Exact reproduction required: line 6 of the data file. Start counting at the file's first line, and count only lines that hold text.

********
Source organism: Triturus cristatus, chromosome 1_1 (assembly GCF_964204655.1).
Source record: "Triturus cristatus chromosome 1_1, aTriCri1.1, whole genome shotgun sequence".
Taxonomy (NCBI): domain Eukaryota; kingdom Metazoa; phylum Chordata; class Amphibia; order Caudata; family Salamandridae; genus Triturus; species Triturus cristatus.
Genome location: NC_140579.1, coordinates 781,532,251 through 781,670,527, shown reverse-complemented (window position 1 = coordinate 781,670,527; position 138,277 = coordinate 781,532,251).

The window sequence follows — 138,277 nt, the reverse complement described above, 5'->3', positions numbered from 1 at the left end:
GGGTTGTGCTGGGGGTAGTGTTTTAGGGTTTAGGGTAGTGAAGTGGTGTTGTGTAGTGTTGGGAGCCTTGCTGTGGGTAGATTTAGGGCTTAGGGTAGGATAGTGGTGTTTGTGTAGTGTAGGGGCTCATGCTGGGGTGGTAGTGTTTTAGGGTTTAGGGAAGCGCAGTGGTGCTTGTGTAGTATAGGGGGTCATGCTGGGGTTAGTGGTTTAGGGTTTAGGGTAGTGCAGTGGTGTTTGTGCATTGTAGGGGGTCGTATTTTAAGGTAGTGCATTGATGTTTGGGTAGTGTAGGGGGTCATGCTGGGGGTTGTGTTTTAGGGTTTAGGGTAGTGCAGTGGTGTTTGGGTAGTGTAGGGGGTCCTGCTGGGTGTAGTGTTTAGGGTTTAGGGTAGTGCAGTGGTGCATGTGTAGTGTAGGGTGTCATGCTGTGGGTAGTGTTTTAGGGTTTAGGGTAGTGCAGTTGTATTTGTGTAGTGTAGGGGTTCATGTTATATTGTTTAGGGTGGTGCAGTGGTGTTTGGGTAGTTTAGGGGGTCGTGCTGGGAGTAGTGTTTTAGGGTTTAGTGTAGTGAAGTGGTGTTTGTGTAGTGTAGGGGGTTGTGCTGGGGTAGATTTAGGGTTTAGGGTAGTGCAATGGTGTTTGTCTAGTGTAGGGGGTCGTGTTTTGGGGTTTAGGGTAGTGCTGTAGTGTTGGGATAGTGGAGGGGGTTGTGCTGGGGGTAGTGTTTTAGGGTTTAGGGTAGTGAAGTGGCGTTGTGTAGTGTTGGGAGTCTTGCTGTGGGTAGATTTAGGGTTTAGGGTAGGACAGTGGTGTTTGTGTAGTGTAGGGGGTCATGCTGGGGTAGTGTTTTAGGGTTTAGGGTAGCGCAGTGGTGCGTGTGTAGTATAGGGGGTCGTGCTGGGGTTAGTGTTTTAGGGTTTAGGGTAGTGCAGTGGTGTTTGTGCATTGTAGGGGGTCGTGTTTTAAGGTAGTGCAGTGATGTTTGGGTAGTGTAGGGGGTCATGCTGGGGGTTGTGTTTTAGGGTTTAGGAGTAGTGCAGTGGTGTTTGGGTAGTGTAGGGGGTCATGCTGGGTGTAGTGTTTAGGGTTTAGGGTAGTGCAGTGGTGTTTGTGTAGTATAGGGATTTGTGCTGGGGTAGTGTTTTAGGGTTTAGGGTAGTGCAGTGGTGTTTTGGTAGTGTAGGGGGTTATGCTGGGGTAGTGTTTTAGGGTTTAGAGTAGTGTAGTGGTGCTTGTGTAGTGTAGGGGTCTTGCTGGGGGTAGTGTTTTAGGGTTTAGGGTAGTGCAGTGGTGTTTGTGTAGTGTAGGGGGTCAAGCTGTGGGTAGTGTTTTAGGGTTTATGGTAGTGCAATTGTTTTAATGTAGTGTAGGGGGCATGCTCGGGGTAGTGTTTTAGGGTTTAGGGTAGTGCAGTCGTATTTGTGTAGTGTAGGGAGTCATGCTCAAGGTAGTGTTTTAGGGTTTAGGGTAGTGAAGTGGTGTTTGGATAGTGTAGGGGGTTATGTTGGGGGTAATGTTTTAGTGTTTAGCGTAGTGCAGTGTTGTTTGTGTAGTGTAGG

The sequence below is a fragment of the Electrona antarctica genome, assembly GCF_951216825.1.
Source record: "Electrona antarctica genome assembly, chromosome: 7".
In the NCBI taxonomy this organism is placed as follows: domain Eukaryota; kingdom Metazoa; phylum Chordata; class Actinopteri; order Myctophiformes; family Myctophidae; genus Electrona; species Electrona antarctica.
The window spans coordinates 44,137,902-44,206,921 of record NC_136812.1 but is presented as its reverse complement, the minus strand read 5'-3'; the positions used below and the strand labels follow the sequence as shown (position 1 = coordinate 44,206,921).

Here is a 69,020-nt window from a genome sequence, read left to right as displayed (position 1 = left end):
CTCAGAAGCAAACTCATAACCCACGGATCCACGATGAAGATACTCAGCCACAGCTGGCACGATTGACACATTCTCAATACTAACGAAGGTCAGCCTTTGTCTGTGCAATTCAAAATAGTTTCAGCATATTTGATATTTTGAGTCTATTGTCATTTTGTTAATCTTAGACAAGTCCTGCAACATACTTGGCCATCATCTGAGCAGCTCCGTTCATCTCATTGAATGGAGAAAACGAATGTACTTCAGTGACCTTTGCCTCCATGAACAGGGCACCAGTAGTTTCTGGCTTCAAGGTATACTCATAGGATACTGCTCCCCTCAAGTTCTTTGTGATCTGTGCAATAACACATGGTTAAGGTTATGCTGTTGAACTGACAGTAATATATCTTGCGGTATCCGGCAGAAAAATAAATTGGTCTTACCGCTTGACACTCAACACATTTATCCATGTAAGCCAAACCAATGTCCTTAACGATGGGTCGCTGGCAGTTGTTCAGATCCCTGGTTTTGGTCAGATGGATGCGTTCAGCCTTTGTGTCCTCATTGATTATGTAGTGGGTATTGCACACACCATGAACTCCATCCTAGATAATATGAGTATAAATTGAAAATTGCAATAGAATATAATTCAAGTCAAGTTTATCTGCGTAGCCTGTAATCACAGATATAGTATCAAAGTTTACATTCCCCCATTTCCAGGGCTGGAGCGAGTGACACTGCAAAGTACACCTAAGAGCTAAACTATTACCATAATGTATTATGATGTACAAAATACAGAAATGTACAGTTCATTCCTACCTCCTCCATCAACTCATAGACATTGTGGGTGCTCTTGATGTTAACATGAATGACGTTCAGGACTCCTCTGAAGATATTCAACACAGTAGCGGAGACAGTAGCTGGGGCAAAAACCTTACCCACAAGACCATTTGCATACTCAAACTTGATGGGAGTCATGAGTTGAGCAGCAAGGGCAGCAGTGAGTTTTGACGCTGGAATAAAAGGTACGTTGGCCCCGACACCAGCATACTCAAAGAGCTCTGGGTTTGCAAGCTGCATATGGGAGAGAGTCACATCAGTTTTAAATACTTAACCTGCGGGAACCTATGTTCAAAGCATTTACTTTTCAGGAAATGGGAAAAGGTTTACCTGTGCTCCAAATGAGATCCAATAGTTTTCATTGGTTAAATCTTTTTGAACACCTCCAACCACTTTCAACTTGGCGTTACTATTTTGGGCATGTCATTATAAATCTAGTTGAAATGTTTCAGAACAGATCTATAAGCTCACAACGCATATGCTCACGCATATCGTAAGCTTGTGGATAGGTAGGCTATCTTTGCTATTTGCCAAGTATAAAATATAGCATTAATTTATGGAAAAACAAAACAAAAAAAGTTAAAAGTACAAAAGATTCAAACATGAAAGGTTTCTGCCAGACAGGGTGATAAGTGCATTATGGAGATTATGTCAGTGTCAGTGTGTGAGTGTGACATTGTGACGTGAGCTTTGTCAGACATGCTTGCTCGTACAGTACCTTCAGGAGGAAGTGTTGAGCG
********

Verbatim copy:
GGGTTGTGCTGGGGGTAGTGTTTTAGGGTTTAGGGTAGTGAAGTGGTGTTGTGTAGTGTTGGGAGCCTTGCTGTGGGTAGATTTAGGGCTTAGGGTAGGATAGTGGTGTTTGTGTAGTGTAGGGGCTCATGCTGGGGTGGTAGTGTTTTAGGGTTTAGGGAAGCGCAGTGGTGCTTGTGTAGTATAGGGGGTCATGCTGGGGTTAGTGGTTTAGGGTTTAGGGTAGTGCAGTGGTGTTTGTGCATTGTAGGGGGTCGTATTTTAAGGTAGTGCATTGATGTTTGGGTAGTGTAGGGGGTCATGCTGGGGGTTGTGTTTTAGGGTTTAGGGTAGTGCAGTGGTGTTTGGGTAGTGTAGGGGGTCCTGCTGGGTGTAGTGTTTAGGGTTTAGGGTAGTGCAGTGGTGCATGTGTAGTGTAGGGTGTCATGCTGTGGGTAGTGTTTTAGGGTTTAGGGTAGTGCAGTTGTATTTGTGTAGTGTAGGGGTTCATGTTATATTGTTTAGGGTGGTGCAGTGGTGTTTGGGTAGTTTAGGGGGTCGTGCTGGGAGTAGTGTTTTAGGGTTTAGTGTAGTGAAGTGGTGTTTGTGTAGTGTAGGGGGTTGTGCTGGGGTAGATTTAGGGTTTAGGGTAGTGCAATGGTGTTTGTCTAGTGTAGGGGGTCGTGTTTTGGGGTTTAGGGTAGTGCTGTAGTGTTGGGATAGTGGAGGGGGTTGTGCTGGGGGTAGTGTTTTAGGGTTTAGGGTAGTGAAGTGGCGTTGTGTAGTGTTGGGAGTCTTGCTGTGGGTAGATTTAGGGTTTAGGGTAGGACAGTGGTGTTTGTGTAGTGTAGGGGGTCATGCTGGGGTAGTGTTTTAGGGTTTAGGGTAGCGCAGTGGTGCGTGTGTAGTATAGGGGGTCGTGCTGGGGTTAGTGTTTTAGGGTTTAGGGTAGTGCAGTGGTGTTTGTGCATTGTAGGGGGTCGTGTTTTAAGGTAGTGCAGTGATGTTTGGGTAGTGTAGGGGGTCATGCTGGGGGTTGTGTTTTAGGGTTTAGGAGTAGTGCAGTGGTGTTTGGGTAGTGTAGGGGGTCATGCTGGGTGTAGTGTTTAGGGTTTAGGGTAGTGCAGTGGTGTTTGTGTAGTATAGGGATTTGTGCTGGGGTAGTGTTTTAGGGTTTAGGGTAGTGCAGTGGTGTTTTGGTAGTGTAGGGGGTTATGCTGGGGTAGTGTTTTAGGGTTTAGAGTAGTGTAGTGGTGCTTGTGTAGTGTAGGGGTCTTGCTGGGGGTAGTGTTTTAGGGTTTAGGGTAGTGCAGTGGTGTTTGTGTAGTGTAGGGGGTCAAGCTGTGGGTAGTGTTTTAGGGTTTATGGTAGTGCAATTGTTTTAATGTAGTGTAGGGGGCATGCTCGGGGTAGTGTTTTAGGGTTTAGGGTAGTGCAGTCGTATTTGTGTAGTGTAGGGAGTCATGCTCAAGGTAGTGTTTTAGGGTTTAGGGTAGTGAAGTGGTGTTTGGATAGTGTAGGGGGTTATGTTGGGGGTAATGTTTTAGTGTTTAGCGTAGTGCAGTGTTGTTTGTGTAGTGTAGG